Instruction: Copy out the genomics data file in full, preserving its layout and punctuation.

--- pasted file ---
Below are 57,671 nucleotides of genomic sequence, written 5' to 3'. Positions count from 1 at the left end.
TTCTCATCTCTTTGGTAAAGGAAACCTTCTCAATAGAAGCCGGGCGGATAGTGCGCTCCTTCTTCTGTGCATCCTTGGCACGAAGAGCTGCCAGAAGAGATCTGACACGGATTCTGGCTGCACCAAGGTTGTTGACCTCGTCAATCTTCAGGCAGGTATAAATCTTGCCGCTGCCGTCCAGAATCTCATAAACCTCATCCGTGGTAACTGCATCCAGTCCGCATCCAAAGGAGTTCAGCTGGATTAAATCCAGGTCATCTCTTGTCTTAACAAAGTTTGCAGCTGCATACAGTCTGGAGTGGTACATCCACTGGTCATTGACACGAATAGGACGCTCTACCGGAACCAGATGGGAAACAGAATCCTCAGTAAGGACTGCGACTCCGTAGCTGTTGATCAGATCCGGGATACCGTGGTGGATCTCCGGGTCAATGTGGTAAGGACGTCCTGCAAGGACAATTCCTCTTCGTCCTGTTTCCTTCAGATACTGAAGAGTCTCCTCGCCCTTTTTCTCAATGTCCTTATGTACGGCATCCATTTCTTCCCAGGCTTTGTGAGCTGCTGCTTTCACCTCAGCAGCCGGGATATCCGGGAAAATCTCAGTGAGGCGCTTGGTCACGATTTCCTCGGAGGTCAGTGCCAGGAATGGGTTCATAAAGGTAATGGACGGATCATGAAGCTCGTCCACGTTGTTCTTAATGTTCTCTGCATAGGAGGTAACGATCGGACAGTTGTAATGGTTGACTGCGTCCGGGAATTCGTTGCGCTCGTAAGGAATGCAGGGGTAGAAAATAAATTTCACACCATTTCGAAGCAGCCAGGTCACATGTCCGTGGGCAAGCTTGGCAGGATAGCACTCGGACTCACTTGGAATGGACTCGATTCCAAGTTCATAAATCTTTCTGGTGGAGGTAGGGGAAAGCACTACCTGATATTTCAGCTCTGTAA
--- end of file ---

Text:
Below are 57,671 nucleotides of genomic sequence, written 5' to 3'. Positions count from 1 at the left end.
TTCTCATCTCTTTGGTAAAGGAAACCTTCTCAATAGAAGCCGGGCGGATAGTGCGCTCCTTCTTCTGTGCATCCTTGGCACGAAGAGCTGCCAGAAGAGATCTGACACGGATTCTGGCTGCACCAAGGTTGTTGACCTCGTCAATCTTCAGGCAGGTATAAATCTTGCCGCTGCCGTCCAGAATCTCATAAACCTCATCCGTGGTAACTGCATCCAGTCCGCATCCAAAGGAGTTCAGCTGGATTAAATCCAGGTCATCTCTTGTCTTAACAAAGTTTGCAGCTGCATACAGTCTGGAGTGGTACATCCACTGGTCATTGACACGAATAGGACGCTCTACCGGAACCAGATGGGAAACAGAATCCTCAGTAAGGACTGCGACTCCGTAGCTGTTGATCAGATCCGGGATACCGTGGTGGATCTCCGGGTCAATGTGGTAAGGACGTCCTGCAAGGACAATTCCTCTTCGTCCTGTTTCCTTCAGATACTGAAGAGTCTCCTCGCCCTTTTTCTCAATGTCCTTATGTACGGCATCCATTTCTTCCCAGGCTTTGTGAGCTGCTGCTTTCACCTCAGCAGCCGGGATATCCGGGAAAATCTCAGTGAGGCGCTTGGTCACGATTTCCTCGGAGGTCAGTGCCAGGAATGGGTTCATAAAGGTAATGGACGGATCATGAAGCTCGTCCACGTTGTTCTTAATGTTCTCTGCATAGGAGGTAACGATCGGACAGTTGTAATGGTTGACTGCGTCCGGGAATTCGTTGCGCTCGTAAGGAATGCAGGGGTAGAAAATAAATTTCACACCATTTCGAAGCAGCCAGGTCACATGTCCGTGGGCAAGCTTGGCAGGATAGCACTCGGACTCACTTGGAATGGACTCGATTCCAAGTTCATAAATCTTTCTGGTGGAGGTAGGGGAAAGCACTACCTGATATTTCAGCTCTGTAA